No. 2:19-cv-02555 KJM AC PS
Plaintiff is proceeding in this action pro se. This matter was accordingly referred to the undersigned by E.D. Cal. 302(c)(21). Plaintiff was previously granted leave to proceed in forma pauperis ("IFP"), though her initial complaint was rejected pursuant to the screening process required by the IFP statute. See 28 U.S.C. § 1915(a)(1); ECF No. 4. Plaintiff has submitted a First Amended Compliant, now before the court for screening. ECF No. 5.
The federal IFP statute requires federal courts to dismiss a case if the action is legally "frivolous or malicious," fails to state a claim upon which relief may be granted, or seeks monetary relief from a defendant who is immune from such relief. 28 U.S.C. § 1915(e)(2). A claim is legally frivolous when it lacks an arguable basis either in law or in fact. Neitzke v. Williams, 490 U.S. 319, 325 (1989). In reviewing a complaint under this standard, the court will (1) accept as true all of the factual allegations contained in the complaint, unless they are clearly baseless or fanciful, (2) construe those allegations in the light most favorable to the plaintiff, and (3) resolve all doubts in the plaintiff's favor. See Neitzke, 490 U.S. at 327; Von Saher v. Norton Simon Museum of Art at Pasadena, 592 F.3d 954, 960 (9th Cir. 2010), cert. denied, 564 U.S. 1037 (2011).
The court applies the same rules of construction in determining whether the complaint states a claim on which relief can be granted. Erickson v. Pardus, 551 U.S. 89, 94 (2007) (court must accept the allegations as true); Scheuer v. Rhodes, 416 U.S. 232, 236 (1974) (court must construe the complaint in the light most favorable to the plaintiff). Pro se pleadings are held to a less stringent standard than those drafted by lawyers. Haines v. Kerner, 404 U.S. 519, 520 (1972). However, the court need not accept as true conclusory allegations, unreasonable inferences, or unwarranted deductions of fact. Western Mining Council v. Watt, 643 F.2d 618, 624 (9th Cir. 1981). A formulaic recitation of the elements of a cause of action does not suffice to state a claim. Bell Atlantic Corp. v. Twombly, 550 U.S. 544, 555-57 (2007); Ashcroft v. Iqbal, 556 U.S. 662, 678 (2009).
To state a claim on which relief may be granted, the plaintiff must allege enough facts "to state a claim to relief that is plausible on its face." Twombly, 550 U.S. at 570. "A claim has facial plausibility when the plaintiff pleads factual content that allows the court to draw the reasonable inference that the defendant is liable for the misconduct alleged." Iqbal, 556 U.S. at 678. A pro se litigant is entitled to notice of the deficiencies in the complaint and an opportunity to amend, unless the complaint's deficiencies could not be cured by amendment. See Noll v. Carlson, 809 F.2d 1446, 1448 (9th Cir. 1987), superseded on other grounds by statute as stated in Lopez v. Smith, 203 F.3d 1122 (9th Cir.2000)) (en banc).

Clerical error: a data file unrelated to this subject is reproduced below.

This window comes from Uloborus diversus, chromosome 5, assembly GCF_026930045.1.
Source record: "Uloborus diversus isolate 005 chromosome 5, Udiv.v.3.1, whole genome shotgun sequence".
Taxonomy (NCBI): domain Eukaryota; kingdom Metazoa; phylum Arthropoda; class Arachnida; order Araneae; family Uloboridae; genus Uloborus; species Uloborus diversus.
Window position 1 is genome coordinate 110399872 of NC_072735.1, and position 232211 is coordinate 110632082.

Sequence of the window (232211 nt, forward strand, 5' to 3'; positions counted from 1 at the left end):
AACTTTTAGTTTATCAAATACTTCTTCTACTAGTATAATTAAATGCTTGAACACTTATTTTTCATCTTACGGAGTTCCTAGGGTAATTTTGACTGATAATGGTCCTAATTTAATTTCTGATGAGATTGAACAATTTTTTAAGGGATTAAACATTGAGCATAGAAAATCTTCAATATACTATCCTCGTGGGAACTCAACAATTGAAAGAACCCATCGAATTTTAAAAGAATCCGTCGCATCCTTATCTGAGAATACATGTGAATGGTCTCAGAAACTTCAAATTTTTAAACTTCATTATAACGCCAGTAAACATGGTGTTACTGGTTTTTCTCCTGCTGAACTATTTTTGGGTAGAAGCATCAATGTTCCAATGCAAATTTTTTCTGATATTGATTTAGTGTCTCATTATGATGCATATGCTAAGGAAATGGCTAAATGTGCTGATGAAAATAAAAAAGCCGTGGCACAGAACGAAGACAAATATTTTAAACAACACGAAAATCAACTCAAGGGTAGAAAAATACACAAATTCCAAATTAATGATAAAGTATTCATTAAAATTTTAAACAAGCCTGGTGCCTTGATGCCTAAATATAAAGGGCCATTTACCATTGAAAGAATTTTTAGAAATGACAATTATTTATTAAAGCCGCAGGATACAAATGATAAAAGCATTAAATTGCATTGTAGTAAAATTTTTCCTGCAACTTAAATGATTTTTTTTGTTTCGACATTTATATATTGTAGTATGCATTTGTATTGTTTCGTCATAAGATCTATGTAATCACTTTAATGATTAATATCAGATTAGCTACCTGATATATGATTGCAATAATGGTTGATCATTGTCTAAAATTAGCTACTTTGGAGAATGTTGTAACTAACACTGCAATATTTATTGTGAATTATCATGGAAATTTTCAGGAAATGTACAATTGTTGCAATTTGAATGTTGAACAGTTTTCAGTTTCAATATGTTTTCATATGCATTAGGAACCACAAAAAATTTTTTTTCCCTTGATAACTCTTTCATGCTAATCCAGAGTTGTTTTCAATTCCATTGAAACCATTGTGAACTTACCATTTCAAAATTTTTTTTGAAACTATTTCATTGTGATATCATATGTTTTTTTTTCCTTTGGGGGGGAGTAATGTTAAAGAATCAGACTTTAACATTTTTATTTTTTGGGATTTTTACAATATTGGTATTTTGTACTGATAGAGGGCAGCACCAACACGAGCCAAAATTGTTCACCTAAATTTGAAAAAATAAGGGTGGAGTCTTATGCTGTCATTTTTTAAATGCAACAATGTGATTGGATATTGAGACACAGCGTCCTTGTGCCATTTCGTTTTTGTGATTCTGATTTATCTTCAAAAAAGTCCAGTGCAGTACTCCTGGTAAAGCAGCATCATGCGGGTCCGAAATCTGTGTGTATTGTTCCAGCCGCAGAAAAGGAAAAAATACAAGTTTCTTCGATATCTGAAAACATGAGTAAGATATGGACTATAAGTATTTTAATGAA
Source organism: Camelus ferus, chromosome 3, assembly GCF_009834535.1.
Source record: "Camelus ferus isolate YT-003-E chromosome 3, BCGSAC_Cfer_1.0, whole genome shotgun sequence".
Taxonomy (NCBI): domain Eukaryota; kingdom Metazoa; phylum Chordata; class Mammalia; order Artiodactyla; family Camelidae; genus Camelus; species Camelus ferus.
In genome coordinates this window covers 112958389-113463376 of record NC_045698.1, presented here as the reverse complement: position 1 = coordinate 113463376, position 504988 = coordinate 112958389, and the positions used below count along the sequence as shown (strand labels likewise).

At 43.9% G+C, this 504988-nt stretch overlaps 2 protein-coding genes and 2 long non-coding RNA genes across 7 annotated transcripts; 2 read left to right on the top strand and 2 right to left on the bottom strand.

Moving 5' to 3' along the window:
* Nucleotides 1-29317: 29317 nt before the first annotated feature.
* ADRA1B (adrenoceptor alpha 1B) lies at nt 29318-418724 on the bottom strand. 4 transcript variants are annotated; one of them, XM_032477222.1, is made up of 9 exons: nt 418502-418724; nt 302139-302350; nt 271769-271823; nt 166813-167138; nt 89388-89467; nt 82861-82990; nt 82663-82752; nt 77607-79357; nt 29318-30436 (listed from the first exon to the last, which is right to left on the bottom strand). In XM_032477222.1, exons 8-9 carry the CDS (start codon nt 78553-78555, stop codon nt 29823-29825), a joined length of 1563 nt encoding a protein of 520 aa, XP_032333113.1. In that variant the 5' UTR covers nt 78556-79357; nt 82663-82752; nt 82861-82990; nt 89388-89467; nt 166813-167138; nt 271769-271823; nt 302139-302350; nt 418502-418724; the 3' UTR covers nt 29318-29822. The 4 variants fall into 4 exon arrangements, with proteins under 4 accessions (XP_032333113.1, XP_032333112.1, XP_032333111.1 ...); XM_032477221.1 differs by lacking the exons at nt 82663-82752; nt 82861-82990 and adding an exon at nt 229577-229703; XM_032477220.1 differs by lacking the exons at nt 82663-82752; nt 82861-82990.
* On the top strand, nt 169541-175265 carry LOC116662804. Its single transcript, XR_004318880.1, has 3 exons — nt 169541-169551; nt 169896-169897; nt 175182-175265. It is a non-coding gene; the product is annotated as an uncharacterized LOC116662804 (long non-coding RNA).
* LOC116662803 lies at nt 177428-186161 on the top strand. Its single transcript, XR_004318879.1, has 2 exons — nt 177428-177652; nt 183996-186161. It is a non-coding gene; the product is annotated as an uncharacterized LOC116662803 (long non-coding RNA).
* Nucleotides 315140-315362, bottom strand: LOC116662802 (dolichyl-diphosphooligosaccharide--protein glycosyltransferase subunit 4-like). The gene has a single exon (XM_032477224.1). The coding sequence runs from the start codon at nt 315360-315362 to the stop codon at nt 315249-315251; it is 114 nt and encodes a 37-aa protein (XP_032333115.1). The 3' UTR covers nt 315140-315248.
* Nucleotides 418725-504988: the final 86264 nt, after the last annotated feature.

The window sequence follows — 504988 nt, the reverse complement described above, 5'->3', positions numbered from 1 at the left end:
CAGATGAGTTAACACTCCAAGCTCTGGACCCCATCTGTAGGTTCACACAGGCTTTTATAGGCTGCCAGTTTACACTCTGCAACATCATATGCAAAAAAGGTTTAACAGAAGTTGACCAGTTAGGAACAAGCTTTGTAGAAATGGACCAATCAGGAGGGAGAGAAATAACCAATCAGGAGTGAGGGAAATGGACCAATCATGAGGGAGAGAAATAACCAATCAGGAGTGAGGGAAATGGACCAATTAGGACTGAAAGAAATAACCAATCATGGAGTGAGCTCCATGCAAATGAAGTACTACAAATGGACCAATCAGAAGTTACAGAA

A. The Complaint
Plaintiff's First Amended Complaint ("FAC") consists of 474 pages with attachments, and brings suit against the U.S. Office of Personnel Management and numerous other federal agencies. ECF No. 5 at 1-3. Plaintiff's FAC alleges age discrimination and violation of the Vietnam-Era Veterans Readjustment Assistance Act of 1974. Id. at 3-4. With respect to her allegations of age discrimination, plaintiff references: (1) Title VII of the Civil Rights Act of 1964; (2) the Older American Act of 1965; (3) the Age Discrimination in Employment Act of 1967; (4) the Age Discrimination Act of 1975; (5) The Workforce Investment Act of 1998. ECF No. 5 at 3-4.
Plaintiff alleges that between January and August of 2019, she applied for 19 jobs on USAJOBS.COM, and she was qualified for the positions she applied for. Id. at 6. Plaintiff alleges that her applications repeatedly hit the USAJOBS computer system for consideration. Id. Plaintiff received an email from "Ms. Cray, FDA" stating that "if I am eligible and plant [sic.] to retire within the next 5 years, please click the link below to request an estimate." Id. Plaintiff alleges that her civil liberties were violated, and she was discriminated against because of her age by being deemed "ineligible" for the positions and not referred to the hiring agencies. Id. She also alleges she was denied her Vietnam Era Veteran preference points. Id. Plaintiff requests $22,000,000.00 in damages and that defendants be required to develop a "ONE-STOP' system that deters age discrimination for person ages 60-70." Id. at 7.